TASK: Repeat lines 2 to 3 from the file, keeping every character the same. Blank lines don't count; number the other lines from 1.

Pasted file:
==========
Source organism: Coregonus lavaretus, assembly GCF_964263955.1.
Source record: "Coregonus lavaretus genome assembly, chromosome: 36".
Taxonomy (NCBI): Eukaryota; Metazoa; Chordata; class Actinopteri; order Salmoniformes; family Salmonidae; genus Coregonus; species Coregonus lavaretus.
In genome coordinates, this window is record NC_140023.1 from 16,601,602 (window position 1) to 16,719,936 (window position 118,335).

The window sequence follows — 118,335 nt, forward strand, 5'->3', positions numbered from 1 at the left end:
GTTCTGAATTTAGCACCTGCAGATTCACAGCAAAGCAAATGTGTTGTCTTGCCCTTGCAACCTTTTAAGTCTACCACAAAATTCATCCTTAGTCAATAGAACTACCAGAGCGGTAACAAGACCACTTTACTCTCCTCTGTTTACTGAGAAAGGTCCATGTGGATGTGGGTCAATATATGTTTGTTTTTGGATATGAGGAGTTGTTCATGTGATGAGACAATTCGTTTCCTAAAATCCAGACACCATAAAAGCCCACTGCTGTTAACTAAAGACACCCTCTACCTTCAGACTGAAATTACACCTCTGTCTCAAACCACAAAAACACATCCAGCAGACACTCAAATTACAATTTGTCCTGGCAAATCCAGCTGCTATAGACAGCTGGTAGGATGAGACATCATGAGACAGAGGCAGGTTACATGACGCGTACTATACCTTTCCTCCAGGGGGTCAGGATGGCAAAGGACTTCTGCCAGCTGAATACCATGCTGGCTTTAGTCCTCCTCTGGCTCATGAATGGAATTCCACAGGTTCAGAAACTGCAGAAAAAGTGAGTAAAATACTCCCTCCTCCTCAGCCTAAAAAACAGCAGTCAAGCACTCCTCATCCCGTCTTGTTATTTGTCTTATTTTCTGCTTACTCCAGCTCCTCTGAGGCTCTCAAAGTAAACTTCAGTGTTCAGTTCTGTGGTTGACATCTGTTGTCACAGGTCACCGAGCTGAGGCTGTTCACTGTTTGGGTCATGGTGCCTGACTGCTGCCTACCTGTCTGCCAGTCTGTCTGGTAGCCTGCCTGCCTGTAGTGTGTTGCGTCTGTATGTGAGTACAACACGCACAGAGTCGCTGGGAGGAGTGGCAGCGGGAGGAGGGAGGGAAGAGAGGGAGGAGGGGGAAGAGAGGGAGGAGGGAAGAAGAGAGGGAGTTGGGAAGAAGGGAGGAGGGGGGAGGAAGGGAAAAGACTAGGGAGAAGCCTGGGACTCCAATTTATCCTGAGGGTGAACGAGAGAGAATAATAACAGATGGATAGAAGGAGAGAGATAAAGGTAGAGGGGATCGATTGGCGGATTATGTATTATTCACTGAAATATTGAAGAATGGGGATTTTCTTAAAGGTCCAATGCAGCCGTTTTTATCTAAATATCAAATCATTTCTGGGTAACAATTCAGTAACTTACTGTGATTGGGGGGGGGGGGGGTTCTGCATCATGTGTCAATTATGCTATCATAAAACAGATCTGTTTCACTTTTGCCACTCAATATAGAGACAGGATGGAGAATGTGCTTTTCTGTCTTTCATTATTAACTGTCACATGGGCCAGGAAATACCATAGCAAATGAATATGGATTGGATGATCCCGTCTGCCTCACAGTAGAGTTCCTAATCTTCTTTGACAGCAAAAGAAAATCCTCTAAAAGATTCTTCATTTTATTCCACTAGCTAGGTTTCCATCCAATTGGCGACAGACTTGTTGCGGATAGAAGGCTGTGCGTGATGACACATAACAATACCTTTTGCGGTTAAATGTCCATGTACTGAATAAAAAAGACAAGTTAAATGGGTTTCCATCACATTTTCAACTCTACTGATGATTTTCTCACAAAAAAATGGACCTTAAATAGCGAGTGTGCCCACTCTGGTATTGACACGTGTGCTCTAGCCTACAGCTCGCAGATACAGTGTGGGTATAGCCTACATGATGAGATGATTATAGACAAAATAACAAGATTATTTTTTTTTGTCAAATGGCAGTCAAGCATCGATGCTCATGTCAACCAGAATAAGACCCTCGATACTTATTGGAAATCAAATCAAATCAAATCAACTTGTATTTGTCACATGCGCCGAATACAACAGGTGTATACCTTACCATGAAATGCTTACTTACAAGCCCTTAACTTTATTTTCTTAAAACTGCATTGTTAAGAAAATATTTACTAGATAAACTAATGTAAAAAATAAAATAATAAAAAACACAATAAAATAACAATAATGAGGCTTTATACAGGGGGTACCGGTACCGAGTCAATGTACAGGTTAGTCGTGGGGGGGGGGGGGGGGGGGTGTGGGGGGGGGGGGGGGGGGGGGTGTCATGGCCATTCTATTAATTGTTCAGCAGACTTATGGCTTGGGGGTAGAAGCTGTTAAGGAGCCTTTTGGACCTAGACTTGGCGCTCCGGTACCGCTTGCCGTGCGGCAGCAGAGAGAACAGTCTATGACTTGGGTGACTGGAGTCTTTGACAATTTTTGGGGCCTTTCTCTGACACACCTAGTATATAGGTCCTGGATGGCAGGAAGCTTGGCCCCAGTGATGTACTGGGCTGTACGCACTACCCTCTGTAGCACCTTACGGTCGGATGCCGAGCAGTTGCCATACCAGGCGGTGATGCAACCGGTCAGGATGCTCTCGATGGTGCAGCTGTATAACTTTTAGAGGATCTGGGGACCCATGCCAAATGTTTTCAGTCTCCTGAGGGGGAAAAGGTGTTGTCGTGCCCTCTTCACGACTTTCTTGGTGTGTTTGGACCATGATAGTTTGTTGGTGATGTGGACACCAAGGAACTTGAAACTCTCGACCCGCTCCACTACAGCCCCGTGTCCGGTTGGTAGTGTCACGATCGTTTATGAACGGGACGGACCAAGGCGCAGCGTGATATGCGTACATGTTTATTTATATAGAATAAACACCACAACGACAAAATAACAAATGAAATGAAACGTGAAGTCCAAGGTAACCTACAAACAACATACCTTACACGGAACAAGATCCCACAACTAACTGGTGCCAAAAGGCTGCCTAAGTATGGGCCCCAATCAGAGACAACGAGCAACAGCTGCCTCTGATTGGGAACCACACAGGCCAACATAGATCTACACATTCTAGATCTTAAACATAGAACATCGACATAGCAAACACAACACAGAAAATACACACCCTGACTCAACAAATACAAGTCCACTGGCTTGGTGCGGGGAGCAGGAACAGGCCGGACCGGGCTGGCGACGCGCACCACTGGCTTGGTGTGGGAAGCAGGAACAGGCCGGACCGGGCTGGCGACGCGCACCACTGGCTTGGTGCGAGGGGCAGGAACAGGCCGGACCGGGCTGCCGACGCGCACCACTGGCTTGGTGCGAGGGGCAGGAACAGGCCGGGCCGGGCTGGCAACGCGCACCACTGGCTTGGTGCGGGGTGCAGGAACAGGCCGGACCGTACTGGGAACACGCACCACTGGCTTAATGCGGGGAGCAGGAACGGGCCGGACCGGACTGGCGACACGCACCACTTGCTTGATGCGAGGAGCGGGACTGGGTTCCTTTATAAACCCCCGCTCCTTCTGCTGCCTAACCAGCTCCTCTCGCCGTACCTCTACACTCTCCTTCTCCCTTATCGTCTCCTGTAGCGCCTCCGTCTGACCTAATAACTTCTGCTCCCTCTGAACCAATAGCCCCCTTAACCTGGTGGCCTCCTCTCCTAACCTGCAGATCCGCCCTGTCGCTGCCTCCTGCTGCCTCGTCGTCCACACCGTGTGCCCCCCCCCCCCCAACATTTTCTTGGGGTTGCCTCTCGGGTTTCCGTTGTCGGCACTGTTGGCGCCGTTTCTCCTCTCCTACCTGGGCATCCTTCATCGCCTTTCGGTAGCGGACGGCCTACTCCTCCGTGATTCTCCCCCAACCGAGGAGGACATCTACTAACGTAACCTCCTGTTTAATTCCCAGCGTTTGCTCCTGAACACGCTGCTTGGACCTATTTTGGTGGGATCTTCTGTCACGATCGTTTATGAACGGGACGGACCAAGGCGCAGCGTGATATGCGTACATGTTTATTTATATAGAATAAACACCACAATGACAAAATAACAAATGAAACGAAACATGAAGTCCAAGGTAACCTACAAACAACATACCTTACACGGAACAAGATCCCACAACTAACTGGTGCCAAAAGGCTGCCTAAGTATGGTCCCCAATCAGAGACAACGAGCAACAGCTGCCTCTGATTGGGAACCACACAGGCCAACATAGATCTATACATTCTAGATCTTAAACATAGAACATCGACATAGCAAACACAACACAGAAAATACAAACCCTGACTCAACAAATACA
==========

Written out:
Source record: "Coregonus lavaretus genome assembly, chromosome: 36".
Taxonomy (NCBI): Eukaryota; Metazoa; Chordata; class Actinopteri; order Salmoniformes; family Salmonidae; genus Coregonus; species Coregonus lavaretus.